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Results of Operations

 

Results of Operations for the Fiscal Year Ended September 30,
2018
    Optics     Innovation and
Development
(formerly
Contract
Research)
    Biomedical     Total  
Revenue   $ 23,053,000     $ 17,628,000     $ -     $ 40,681,000  
Gross profit     7,667,000       7,569,000       -       15,236,000  
GM %     33 %     43 %     -       37 %
Operating expenses     7,003,000       7,072,000       817,000       14,892,000  
(Gain) loss on sale of assets     -       -       -       -  
Impairment of long-lived assets     -       -       182,000       182,000  
Operating income (loss)     664,000       497,000       (999,000 )     162,000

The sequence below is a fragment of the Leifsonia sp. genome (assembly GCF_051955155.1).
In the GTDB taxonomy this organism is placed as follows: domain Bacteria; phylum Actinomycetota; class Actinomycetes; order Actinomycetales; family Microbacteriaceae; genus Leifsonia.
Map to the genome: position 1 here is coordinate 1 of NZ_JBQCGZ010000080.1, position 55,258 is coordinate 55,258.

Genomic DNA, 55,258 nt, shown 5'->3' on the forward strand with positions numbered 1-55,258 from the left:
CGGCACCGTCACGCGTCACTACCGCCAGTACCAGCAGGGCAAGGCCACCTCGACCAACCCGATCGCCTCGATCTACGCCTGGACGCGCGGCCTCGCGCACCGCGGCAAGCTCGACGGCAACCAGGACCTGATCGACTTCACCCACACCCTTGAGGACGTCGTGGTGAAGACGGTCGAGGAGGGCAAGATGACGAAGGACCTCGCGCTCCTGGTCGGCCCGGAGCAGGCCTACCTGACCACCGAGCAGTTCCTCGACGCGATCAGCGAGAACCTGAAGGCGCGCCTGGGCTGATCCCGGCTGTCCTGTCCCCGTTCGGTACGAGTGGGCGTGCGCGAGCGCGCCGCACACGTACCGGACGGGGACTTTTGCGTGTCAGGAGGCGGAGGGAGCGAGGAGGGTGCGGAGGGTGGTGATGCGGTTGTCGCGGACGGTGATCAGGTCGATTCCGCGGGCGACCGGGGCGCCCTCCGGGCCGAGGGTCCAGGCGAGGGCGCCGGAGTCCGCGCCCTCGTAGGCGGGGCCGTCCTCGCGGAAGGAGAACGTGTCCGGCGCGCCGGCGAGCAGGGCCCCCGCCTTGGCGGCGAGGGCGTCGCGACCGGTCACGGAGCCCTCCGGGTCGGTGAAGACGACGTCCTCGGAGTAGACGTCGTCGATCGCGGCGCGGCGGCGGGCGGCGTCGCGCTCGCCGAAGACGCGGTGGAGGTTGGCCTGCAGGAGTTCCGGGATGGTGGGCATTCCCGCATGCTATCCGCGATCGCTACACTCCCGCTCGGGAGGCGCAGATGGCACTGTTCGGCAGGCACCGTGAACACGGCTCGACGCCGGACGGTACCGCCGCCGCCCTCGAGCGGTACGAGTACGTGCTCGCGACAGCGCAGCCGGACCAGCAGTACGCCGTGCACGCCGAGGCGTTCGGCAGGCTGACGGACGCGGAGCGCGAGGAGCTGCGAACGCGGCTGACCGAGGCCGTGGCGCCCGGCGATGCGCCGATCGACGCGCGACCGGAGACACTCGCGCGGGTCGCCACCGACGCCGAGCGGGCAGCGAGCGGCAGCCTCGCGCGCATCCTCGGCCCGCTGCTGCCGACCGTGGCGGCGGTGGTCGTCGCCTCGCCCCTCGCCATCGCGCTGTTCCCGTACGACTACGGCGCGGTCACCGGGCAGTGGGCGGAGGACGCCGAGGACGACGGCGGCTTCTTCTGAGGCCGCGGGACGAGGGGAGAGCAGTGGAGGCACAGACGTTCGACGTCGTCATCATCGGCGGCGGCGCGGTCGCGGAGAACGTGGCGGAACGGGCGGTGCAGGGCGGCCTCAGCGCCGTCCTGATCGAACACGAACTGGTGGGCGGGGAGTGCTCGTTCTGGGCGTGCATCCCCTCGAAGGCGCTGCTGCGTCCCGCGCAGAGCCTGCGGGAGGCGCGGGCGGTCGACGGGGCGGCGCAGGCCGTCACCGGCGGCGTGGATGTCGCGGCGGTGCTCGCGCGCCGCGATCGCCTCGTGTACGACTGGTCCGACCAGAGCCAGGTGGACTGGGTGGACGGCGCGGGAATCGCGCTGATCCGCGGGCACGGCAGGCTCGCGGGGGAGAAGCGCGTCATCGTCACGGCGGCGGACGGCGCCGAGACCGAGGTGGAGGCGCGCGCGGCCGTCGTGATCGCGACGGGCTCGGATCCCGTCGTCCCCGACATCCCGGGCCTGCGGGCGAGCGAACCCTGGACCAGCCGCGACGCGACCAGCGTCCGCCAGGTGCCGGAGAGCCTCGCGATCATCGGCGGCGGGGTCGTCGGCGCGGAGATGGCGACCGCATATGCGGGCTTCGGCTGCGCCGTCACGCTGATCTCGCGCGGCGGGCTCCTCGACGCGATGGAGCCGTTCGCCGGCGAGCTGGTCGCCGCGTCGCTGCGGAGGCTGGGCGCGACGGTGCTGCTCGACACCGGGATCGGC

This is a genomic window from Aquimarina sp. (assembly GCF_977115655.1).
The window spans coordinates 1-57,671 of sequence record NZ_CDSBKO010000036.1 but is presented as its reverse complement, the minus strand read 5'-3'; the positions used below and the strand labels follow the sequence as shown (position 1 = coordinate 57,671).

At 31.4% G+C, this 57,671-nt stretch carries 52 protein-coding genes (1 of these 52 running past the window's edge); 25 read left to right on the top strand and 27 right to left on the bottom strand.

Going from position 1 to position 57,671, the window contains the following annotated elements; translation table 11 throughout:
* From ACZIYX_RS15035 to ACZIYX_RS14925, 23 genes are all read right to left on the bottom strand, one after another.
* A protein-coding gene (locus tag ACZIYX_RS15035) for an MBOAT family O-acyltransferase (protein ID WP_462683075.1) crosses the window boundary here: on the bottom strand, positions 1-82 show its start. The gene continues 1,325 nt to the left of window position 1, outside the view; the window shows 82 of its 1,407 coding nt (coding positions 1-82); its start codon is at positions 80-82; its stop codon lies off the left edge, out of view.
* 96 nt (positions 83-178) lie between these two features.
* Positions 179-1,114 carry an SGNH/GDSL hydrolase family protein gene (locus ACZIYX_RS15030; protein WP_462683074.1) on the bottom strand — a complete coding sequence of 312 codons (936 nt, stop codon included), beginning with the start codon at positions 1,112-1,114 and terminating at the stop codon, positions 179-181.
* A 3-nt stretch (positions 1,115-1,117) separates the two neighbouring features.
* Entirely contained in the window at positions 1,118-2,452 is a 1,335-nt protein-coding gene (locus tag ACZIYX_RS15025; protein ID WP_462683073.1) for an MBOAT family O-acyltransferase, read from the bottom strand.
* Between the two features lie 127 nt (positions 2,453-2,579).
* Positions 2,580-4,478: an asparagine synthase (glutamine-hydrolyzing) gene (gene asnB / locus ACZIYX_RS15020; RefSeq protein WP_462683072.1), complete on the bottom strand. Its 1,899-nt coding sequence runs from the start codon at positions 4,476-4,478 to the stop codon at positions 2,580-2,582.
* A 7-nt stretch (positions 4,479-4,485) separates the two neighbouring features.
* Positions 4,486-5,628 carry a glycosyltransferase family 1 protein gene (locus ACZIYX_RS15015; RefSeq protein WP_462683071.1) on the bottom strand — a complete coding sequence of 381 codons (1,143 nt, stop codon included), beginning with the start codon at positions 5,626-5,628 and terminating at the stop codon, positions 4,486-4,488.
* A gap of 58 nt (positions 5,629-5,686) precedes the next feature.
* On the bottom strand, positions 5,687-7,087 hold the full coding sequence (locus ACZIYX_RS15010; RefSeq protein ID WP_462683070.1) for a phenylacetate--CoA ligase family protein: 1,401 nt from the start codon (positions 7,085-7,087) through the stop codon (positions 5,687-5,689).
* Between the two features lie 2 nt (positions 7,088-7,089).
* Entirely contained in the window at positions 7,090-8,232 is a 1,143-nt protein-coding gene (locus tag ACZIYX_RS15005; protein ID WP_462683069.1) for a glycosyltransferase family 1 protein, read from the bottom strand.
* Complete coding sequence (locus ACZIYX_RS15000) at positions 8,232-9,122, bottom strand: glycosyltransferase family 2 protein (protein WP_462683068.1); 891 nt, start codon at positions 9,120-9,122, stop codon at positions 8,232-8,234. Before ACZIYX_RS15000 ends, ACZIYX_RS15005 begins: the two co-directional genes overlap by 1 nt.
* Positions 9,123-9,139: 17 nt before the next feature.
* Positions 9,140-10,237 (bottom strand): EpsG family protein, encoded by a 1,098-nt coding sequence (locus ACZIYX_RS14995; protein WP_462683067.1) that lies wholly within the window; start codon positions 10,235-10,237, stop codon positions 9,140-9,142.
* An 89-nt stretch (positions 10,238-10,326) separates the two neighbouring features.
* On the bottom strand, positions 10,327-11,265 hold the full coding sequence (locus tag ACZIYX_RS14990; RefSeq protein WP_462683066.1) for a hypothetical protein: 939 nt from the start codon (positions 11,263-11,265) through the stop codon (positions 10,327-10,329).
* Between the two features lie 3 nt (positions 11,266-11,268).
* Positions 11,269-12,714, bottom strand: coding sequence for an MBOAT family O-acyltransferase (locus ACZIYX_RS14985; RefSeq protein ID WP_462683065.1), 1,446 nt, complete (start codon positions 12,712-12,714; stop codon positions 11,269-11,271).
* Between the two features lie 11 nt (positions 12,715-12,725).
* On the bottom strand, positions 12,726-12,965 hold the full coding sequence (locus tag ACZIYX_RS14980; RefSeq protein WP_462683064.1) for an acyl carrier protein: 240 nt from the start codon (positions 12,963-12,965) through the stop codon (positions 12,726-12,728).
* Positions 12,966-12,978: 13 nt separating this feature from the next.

Depreciation and amortization     1,006,000       237,000       14,000       1,257,000  
Capital expenditures     2,033,000       211,000       73,000       2,317,000  
                                 
Intangibles, net     390,000       162,000       203,000       755,000  
Goodwill     961,000       4,939,000       -       5,900,000  
Total assets   $ 22,946,000     $ 8,376,000     $ 210,000     $ 31,532,000  

 

Results of Operations for the Fiscal Year Ended September 30,
2017
    Optics     Innovation and
Development
(formerly
Contract
Research)
    Biomedical     Total  
Revenue   $ 19,282,000     $ 18,002,000     $ -     $ 37,284,000  
Gross profit     6,562,000       7,336,000       -       13,898,000  
GM %     34 %     41 %     -       37 %
Operating expenses     6,183,000       6,856,000       1,381,000       14,420,000  
(Gain) loss on sale of assets     -       -       60,000       60,000